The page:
Sandy Sees His Own Ha’nt

Having finished cleaning his clothes, Sandy went out to the kitchen for supper, after which he found himself with nothing to do. Mr. Delamere’s absence relieved him from attendance at the house during the evening. He might have smoked his pipe tranquilly in the kitchen until bedtime, had not the cook intimated, rather pointedly, that she expected other company. To a man of Sandy’s tact a word was sufficient, and he resigned himself to seeking companionship elsewhere.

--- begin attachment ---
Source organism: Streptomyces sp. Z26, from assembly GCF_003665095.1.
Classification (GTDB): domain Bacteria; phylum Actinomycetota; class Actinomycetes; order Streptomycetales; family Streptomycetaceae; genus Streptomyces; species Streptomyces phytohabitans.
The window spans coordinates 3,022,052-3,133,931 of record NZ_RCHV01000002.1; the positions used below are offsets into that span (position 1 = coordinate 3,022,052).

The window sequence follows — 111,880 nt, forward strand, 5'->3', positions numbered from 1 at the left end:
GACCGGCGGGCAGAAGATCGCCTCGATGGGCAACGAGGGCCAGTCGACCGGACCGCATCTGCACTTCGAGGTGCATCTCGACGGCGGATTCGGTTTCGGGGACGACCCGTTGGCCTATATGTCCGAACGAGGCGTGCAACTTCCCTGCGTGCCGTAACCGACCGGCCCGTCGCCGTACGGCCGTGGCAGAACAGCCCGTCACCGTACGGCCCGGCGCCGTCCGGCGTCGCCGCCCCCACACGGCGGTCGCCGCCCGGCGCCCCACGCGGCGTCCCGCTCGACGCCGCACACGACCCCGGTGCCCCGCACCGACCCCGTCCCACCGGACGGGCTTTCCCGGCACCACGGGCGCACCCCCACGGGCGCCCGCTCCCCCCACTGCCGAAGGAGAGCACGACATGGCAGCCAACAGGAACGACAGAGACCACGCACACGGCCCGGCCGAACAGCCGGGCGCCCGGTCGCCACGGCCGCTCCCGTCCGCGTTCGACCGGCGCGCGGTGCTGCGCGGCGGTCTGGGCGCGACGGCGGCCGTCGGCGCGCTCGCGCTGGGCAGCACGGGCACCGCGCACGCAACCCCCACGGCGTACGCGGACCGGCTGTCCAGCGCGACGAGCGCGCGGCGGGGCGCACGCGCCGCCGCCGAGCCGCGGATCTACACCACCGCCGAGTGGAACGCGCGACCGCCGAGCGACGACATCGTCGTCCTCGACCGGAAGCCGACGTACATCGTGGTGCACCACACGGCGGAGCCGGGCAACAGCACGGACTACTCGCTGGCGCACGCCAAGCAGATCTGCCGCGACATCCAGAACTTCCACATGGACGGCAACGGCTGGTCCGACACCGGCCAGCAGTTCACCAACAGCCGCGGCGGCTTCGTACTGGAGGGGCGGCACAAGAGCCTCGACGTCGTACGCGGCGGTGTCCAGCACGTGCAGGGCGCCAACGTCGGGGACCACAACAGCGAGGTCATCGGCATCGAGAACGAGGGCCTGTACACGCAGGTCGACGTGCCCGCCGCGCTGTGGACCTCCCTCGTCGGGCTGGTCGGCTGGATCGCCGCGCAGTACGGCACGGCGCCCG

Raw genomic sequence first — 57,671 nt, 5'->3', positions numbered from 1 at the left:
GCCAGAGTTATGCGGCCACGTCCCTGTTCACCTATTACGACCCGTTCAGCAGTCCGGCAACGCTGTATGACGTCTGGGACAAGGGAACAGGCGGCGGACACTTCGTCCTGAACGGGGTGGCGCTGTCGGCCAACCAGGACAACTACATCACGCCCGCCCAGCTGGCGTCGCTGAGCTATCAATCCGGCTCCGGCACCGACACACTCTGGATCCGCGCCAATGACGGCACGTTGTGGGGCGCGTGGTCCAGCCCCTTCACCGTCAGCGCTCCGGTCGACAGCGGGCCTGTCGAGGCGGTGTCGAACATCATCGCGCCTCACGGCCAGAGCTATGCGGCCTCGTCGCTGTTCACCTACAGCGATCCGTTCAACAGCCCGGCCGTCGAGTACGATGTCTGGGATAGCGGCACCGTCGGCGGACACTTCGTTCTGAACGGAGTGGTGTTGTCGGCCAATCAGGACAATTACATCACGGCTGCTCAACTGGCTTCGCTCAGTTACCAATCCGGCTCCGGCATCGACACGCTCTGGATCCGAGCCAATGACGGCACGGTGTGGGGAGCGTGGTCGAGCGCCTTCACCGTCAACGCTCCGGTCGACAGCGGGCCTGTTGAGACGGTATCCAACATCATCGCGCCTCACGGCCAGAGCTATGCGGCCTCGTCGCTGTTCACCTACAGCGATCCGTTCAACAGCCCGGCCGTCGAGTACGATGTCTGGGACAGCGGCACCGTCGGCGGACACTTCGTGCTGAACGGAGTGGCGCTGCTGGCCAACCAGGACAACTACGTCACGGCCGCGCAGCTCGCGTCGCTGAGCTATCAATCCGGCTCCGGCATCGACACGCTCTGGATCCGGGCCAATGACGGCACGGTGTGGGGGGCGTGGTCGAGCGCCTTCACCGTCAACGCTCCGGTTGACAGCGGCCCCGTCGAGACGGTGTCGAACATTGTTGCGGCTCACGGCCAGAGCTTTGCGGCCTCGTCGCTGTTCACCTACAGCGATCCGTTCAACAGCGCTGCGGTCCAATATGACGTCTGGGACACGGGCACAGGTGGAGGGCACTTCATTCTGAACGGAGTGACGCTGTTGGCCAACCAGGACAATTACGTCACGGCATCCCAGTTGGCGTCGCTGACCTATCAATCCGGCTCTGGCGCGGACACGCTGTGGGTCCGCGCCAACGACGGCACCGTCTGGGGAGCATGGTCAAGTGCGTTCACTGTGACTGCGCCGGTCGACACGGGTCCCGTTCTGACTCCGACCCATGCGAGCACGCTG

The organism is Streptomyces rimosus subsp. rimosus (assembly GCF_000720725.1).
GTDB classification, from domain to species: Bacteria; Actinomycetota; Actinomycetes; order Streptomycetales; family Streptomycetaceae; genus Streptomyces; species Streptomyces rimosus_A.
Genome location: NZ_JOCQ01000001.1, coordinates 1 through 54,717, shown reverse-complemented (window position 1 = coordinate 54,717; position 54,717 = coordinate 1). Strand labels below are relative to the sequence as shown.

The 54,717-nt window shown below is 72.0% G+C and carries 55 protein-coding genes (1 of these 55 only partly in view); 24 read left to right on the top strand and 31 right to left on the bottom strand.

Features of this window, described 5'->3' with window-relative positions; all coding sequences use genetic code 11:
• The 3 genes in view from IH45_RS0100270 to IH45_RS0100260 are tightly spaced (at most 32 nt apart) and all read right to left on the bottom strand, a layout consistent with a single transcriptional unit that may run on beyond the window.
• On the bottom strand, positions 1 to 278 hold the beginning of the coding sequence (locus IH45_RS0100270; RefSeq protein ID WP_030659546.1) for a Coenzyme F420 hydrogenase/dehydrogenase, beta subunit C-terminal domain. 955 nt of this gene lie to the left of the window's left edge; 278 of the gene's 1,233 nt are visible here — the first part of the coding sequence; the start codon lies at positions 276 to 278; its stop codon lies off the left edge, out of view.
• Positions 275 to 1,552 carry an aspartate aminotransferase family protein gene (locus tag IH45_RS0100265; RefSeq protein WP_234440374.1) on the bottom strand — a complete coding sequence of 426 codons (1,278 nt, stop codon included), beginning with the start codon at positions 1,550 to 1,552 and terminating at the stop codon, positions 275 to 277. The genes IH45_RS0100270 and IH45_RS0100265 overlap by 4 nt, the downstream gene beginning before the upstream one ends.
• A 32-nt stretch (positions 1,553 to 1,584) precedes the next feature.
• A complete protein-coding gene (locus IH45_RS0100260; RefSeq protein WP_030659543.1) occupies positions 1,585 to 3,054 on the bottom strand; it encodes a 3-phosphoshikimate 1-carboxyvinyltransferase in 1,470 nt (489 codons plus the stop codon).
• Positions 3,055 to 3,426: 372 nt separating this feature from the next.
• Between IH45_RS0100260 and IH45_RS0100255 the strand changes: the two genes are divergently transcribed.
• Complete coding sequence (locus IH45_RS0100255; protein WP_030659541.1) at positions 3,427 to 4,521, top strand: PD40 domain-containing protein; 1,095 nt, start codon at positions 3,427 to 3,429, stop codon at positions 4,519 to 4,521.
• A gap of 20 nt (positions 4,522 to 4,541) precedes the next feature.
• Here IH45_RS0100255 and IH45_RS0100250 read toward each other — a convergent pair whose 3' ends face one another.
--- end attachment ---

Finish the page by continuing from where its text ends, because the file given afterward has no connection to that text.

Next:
Under normal circumstances, Sandy would have attended prayer-meeting on this particular evening of the week; but being still in contumacy, and cherishing what he considered the just resentment of a man falsely accused, he stifled the inclination which by long habit led him toward the church, and set out for the house of a friend with whom it occurred to him that he might spend the evening pleasantly. Unfortunately, his friend proved to be not at home, so Sandy turned his footsteps toward the lower part of the town, where the streets were well lighted, and on pleasant evenings quite animated. On the way he met Josh Green, whom he had known for many years, though their paths did not often cross. In his loneliness Sandy accepted an invitation to go with Josh and have a drink⁠—a single drink. When Sandy was going home about eleven o’clock, three sheets in the wind, such was the potent effect of the single drink and those which had followed it, he was scared almost into soberness by a remarkable apparition. As it seemed to Sandy, he saw himself hurrying along in front of himself toward the house. Possibly the muddled condition of Sandy’s intellect had so affected his judgment as to vitiate any conclusion he might draw, but Sandy was quite sober enough to perceive that the figure ahead of him wore his best clothes and looked exactly like him, but seemed to be in something more of a hurry, a discrepancy which Sandy at once corrected by quickening his own pace so as to maintain as nearly as possible an equal distance between himself and his double. The situation was certainly an incomprehensible one, and savored of the supernatural.